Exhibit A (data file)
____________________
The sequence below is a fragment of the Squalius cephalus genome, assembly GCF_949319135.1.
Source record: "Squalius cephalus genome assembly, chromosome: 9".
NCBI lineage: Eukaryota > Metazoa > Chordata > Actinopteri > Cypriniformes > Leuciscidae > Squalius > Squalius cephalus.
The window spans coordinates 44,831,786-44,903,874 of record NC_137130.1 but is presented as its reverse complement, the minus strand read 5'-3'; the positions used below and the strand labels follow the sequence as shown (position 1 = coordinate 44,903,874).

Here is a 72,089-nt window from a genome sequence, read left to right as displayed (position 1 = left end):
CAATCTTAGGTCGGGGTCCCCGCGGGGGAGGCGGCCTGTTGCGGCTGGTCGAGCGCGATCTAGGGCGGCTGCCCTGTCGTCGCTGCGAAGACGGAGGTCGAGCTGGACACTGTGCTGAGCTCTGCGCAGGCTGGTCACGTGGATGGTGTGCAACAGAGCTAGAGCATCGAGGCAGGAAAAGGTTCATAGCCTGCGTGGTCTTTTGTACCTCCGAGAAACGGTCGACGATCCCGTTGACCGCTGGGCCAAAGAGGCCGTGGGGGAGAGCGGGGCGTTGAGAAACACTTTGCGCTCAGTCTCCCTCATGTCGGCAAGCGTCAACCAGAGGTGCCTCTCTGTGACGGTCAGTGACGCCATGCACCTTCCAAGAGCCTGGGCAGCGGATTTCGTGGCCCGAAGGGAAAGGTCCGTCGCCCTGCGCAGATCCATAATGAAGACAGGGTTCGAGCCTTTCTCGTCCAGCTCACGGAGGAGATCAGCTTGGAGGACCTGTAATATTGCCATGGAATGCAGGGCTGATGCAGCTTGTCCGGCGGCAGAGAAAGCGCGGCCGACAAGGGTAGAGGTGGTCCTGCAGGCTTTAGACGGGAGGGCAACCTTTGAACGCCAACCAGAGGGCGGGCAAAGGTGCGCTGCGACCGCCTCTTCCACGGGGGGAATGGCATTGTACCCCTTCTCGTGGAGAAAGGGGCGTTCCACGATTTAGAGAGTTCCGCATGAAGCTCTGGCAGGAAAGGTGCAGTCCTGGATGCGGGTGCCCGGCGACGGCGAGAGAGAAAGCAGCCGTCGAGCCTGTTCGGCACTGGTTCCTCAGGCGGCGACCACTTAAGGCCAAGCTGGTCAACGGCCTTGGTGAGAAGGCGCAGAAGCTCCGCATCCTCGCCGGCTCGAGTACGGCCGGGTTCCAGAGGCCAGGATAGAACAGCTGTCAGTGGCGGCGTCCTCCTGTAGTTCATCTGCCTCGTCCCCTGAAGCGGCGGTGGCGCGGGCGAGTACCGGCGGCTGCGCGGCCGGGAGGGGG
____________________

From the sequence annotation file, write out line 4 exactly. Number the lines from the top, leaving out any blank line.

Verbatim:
The window spans coordinates 44,831,786-44,903,874 of record NC_137130.1 but is presented as its reverse complement, the minus strand read 5'-3'; the positions used below and the strand labels follow the sequence as shown (position 1 = coordinate 44,903,874).